In the rainbow-colored kaleidoscope of superheroes that have captured the imaginations of comic book readers for nearly a century and taken the film industry by storm (for better or for worse) over the past decade, there are few more beloved and enduring than the friendly neighborhood Spider-Man. While his peers strike their slo-mo hero poses and flex their pristine pecs as they save the world from their respective doomsday scenarios, Peter Parker beats up small time crooks and puzzles over how to impress girls at school. He’s a teenager, uncomfortable in his own skin, who’s suddenly been burdened with great power, great responsibility, and a godawful streak of bad luck.
If there was something missing from the first and second attempts to bring Spider-Man to the big screen, it was the sense of mischief, irreverence, and fun that made the original comics so special. Both Tobey Maguire and Andrew Garfield were too old (and, in the latter’s case, too handsome) to come across as awkward adolescents in their respective attempts at the role, and the material they were working with was too concerned with being taken seriously to capture the pure, high-flying joy of the comics.
The almighty empire that is Marvel Studios now takes a swing at the franchise with the MCU-integrated Spider-Man: Homecoming, and the results are, in a word, spectacular. Director Jon Watts, whose bite-sized thriller Cop Car was one of the most delightful indies of 2015, hits all the right notes and finally delivers the quintessential movie version of the lovable web-head. The script’s half-dozen writers certainly deserve credit for the characterization as well, but the bulk of the credit goes to the film’s star, who seems all but born for the part.
British actor Tom Holland is 21 but easily passes for five years younger, and his boyish looks and squeaky voice are the very characteristics that kept Maguire and Garfield’s performances from being definitive. But what’s more essential to the success of Homecoming is Holland’s performance; the classic Spidey zingers and self-deprecating quips flow ever so naturally from his lips, and he’s just as expressive with his body when we can’t see his face behind the iconic mask.
His energy is matched by the Michael Keaton playing big-bad Adrian Toomes, who’s better known as classic Spider-Man villain The Vulture but goes moniker-less in the film. The story starts with a flashback to the aftermath of the Avengers’ near city-leveling battle with the alien Chitauri invaders in New York eight years ago, with Toomes losing a big construction job to Tony Stark/government paid clean-up crew. Left with no job to support his family, he pockets some destructive alien tech dug up from the construction site and builds a black market alien weapon racket over several years, which catches us up to the present day.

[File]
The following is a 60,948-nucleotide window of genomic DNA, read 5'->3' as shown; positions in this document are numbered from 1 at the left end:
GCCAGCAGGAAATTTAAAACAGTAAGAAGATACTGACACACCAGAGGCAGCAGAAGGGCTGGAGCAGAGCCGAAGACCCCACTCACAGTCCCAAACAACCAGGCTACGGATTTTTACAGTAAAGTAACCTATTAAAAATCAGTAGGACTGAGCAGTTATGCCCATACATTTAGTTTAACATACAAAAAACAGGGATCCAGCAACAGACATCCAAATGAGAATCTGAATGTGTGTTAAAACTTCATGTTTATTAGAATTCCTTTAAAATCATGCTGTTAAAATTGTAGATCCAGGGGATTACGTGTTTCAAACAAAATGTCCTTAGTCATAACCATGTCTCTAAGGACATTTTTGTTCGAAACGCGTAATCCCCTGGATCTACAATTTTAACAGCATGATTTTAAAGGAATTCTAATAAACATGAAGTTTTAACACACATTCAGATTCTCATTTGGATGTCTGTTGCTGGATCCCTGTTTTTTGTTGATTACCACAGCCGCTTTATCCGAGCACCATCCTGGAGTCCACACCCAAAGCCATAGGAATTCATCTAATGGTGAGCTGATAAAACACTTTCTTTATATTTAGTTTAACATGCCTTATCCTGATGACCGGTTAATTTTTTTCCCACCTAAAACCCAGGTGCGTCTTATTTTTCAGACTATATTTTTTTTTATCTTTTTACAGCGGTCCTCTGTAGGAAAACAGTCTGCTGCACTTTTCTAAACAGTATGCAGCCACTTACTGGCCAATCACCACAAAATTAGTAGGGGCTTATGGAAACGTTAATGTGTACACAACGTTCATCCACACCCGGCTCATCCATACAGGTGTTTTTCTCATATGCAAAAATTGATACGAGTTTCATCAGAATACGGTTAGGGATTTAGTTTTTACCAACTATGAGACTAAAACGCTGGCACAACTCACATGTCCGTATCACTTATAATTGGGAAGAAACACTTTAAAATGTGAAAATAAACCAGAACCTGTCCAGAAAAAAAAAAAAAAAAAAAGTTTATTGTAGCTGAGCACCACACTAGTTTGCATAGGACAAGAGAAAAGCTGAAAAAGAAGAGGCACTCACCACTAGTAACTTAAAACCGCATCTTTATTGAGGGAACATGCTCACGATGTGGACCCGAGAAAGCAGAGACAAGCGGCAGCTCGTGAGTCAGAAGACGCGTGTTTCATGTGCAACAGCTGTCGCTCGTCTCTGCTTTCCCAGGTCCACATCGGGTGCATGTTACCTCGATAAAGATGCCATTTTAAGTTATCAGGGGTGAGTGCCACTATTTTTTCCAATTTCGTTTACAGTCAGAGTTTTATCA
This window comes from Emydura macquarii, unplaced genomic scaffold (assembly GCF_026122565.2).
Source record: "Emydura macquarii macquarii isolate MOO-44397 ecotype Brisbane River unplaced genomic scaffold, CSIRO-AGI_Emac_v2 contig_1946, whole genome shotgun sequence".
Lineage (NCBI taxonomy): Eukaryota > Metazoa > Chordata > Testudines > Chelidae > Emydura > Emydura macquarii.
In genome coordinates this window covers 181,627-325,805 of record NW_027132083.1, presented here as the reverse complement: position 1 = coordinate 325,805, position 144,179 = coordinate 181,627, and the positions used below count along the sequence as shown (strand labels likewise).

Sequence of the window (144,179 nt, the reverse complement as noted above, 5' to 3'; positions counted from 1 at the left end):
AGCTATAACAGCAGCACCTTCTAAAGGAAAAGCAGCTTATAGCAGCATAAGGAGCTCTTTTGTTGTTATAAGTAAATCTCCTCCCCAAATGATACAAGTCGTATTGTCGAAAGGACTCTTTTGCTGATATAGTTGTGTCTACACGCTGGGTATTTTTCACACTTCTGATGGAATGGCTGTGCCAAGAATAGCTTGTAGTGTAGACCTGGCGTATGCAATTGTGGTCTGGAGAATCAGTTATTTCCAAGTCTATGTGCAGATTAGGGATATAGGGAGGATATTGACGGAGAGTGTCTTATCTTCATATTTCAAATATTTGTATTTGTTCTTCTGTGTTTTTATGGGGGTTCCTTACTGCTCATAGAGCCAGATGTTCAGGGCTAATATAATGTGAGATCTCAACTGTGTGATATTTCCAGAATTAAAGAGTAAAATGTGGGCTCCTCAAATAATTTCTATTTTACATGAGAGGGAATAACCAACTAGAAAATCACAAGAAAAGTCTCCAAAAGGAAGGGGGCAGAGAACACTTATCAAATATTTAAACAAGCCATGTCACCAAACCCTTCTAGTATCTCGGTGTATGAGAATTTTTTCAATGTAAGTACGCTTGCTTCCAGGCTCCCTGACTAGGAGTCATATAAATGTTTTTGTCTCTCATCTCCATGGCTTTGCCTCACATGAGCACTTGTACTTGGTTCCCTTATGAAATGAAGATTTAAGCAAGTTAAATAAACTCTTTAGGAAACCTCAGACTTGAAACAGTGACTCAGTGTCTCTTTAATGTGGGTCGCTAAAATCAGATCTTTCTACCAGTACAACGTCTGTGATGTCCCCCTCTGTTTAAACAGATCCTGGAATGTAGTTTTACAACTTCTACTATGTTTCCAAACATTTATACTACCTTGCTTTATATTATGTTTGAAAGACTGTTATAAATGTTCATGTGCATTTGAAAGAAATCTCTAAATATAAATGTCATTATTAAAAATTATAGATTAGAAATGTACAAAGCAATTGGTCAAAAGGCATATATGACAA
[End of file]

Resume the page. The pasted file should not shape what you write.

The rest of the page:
Coming off of his brief stint with the Avengers (as seen in Captain America: Civil War), Peter is back in school, though all he’s thinking about is when he can join his new mentor Tony Stark (Robert Downey, Jr.) on another mission. Stark urges him to lay low and concentrate on school, but Peter fancies himself an honorary Avenger and takes to the streets anyway, zipping toward any mugging and misdemeanor that catches his eye as he swings from building to building, often ungracefully (he falls flat on his face quite a bit throughout the film, in more ways than one).
His hijinks inevitably lead him to Toomes, who now pilots a gigantic, winged mech-suit that looks like death sounds like a fighter jet from hell. Peter’s obviously bitten off more than he can chew, but his ego and valor persist.
The mentor-pupil subplot between Tony and Peter yields the movie’s best moments; Downey, Jr., is only in a handful of scenes, but he brings an incredible sense of gravity to the narrative and brings out the best in Holland. Mercifully, this MCU iteration of Spider-Man has skipped the origin story and chosen rather to deliver a coming-of-age story in which Peter, like most teenagers, learns the hard way to not grow up too fast. This struggle with identity enriches and informs every scene and distinguishes Homecoming from Marvel Studios’ typical fare.
Watts’ skills as a filmmaker shine in the movie’s more intimate moments, like Peter’s geeky bedroom hangouts with his best friend, Ned (Jacob Batalon, hilarious), and a wicked, hysterically tense staredown between Peter and Toomes in the uncomfortably close confines of a car. The action sequences, however, lack the same polish: most of the set pieces in the first two thirds of the movie are thrilling enough but more or less trite, and the sky-high final showdown is an almost incoherent mess of poorly-lit imagery that you’ll find yourself constantly squinting to decipher.
The script has some nagging issues, too. The high school drama doesn’t feel as urgent or high-stakes as it should; Peter gets bullied and labeled a loser in front of his peers over and over, and yet he doesn’t seem all that embarrassed or bothered by it all, which fits thematically to a certain extent but makes all of the campus scenes feel a little bloodless as a consequence. There’s also a moment later in the film in which Peter hits rock bottom and uses his brawn to get out of a sticky situation when using his brains would have been a more compelling narrative route.
These shortcomings are easily outweighed by Spider-Man: Homecoming’s myriad virtues. It’s pure exhilaration to watch this new, pitch-perfect version of the iconic hero swing high above the New York City streets, and if the movie’s forthcoming sequels are as fun as this, Marvel Studios can keep ‘em coming. Longtime Spider-Man devotees will rejoice at the sheer number of references to the books (Watts slips them in quietly and tastefully), but even the average moviegoer won’t be able to help but get caught up in Homecoming’s tangled web of witty humor, fast action, and feel-good storytelling.